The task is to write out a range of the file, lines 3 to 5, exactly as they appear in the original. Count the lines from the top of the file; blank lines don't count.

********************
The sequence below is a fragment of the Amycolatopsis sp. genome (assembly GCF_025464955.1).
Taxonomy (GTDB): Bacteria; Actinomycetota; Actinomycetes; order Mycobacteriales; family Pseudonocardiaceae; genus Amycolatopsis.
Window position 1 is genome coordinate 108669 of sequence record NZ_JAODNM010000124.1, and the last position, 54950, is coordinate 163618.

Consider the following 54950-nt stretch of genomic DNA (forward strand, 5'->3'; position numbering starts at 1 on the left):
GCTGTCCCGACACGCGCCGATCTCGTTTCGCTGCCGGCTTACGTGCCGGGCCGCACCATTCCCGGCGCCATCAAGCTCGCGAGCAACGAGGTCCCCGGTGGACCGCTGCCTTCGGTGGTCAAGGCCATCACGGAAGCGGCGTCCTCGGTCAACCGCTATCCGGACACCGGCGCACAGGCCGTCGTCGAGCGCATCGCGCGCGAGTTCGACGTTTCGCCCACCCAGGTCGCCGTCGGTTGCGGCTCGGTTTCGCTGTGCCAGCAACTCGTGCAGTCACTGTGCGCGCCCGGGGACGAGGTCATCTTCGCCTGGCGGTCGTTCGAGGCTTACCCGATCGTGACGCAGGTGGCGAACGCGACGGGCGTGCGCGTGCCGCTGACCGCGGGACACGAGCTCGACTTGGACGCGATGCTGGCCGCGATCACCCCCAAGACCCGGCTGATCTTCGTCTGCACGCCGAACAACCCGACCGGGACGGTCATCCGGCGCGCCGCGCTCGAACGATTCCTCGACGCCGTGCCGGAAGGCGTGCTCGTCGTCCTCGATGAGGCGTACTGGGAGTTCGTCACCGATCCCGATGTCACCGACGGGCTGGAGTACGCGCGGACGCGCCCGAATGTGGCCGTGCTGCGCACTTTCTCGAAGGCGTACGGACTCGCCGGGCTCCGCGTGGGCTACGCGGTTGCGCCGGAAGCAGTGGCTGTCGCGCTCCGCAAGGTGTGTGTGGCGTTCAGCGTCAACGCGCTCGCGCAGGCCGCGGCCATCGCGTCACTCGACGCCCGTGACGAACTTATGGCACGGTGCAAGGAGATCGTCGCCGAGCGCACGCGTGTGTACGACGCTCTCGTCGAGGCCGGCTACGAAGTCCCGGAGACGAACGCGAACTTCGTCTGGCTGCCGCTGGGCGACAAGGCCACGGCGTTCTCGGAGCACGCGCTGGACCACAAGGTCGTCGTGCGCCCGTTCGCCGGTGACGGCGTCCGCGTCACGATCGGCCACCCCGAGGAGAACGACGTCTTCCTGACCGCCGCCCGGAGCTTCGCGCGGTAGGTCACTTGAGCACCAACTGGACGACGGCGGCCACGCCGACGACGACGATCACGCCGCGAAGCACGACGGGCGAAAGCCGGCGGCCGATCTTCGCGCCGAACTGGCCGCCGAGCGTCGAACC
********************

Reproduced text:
Window position 1 is genome coordinate 108669 of sequence record NZ_JAODNM010000124.1, and the last position, 54950, is coordinate 163618.

Consider the following 54950-nt stretch of genomic DNA (forward strand, 5'->3'; position numbering starts at 1 on the left):
GCTGTCCCGACACGCGCCGATCTCGTTTCGCTGCCGGCTTACGTGCCGGGCCGCACCATTCCCGGCGCCATCAAGCTCGCGAGCAACGAGGTCCCCGGTGGACCGCTGCCTTCGGTGGTCAAGGCCATCACGGAAGCGGCGTCCTCGGTCAACCGCTATCCGGACACCGGCGCACAGGCCGTCGTCGAGCGCATCGCGCGCGAGTTCGACGTTTCGCCCACCCAGGTCGCCGTCGGTTGCGGCTCGGTTTCGCTGTGCCAGCAACTCGTGCAGTCACTGTGCGCGCCCGGGGACGAGGTCATCTTCGCCTGGCGGTCGTTCGAGGCTTACCCGATCGTGACGCAGGTGGCGAACGCGACGGGCGTGCGCGTGCCGCTGACCGCGGGACACGAGCTCGACTTGGACGCGATGCTGGCCGCGATCACCCCCAAGACCCGGCTGATCTTCGTCTGCACGCCGAACAACCCGACCGGGACGGTCATCCGGCGCGCCGCGCTCGAACGATTCCTCGACGCCGTGCCGGAAGGCGTGCTCGTCGTCCTCGATGAGGCGTACTGGGAGTTCGTCACCGATCCCGATGTCACCGACGGGCTGGAGTACGCGCGGACGCGCCCGAATGTGGCCGTGCTGCGCACTTTCTCGAAGGCGTACGGACTCGCCGGGCTCCGCGTGGGCTACGCGGTTGCGCCGGAAGCAGTGGCTGTCGCGCTCCGCAAGGTGTGTGTGGCGTTCAGCGTCAACGCGCTCGCGCAGGCCGCGGCCATCGCGTCACTCGACGCCCGTGACGAACTTATGGCACGGTGCAAGGAGATCGTCGCCGAGCGCACGCGTGTGTACGACGCTCTCGTCGAGGCCGGCTACGAAGTCCCGGAGACGAACGCGAACTTCGTCTGGCTGCCGCTGGGCGACAAGGCCACGGCGTTCTCGGAGCACGCGCTGGACCACAAGGTCGTCGTGCGCCCGTTCGCCGGTGACGGCGTCCGCGTCACGATCGGCCACCCCGAGGAGAACGACGTCTTCCTGACCGCCGCCCGGAGCTTCGCGCGGTAGGTCACTTGAGCACCAACTGGACGACGGCGGCCACGCCGACGACGACGATCACGCCGCGAAGCACGACGGGCGAAAGCCGGCGGCCGATCTTCGCGCCGAACTGGCCGCCGAGCGTCGAACC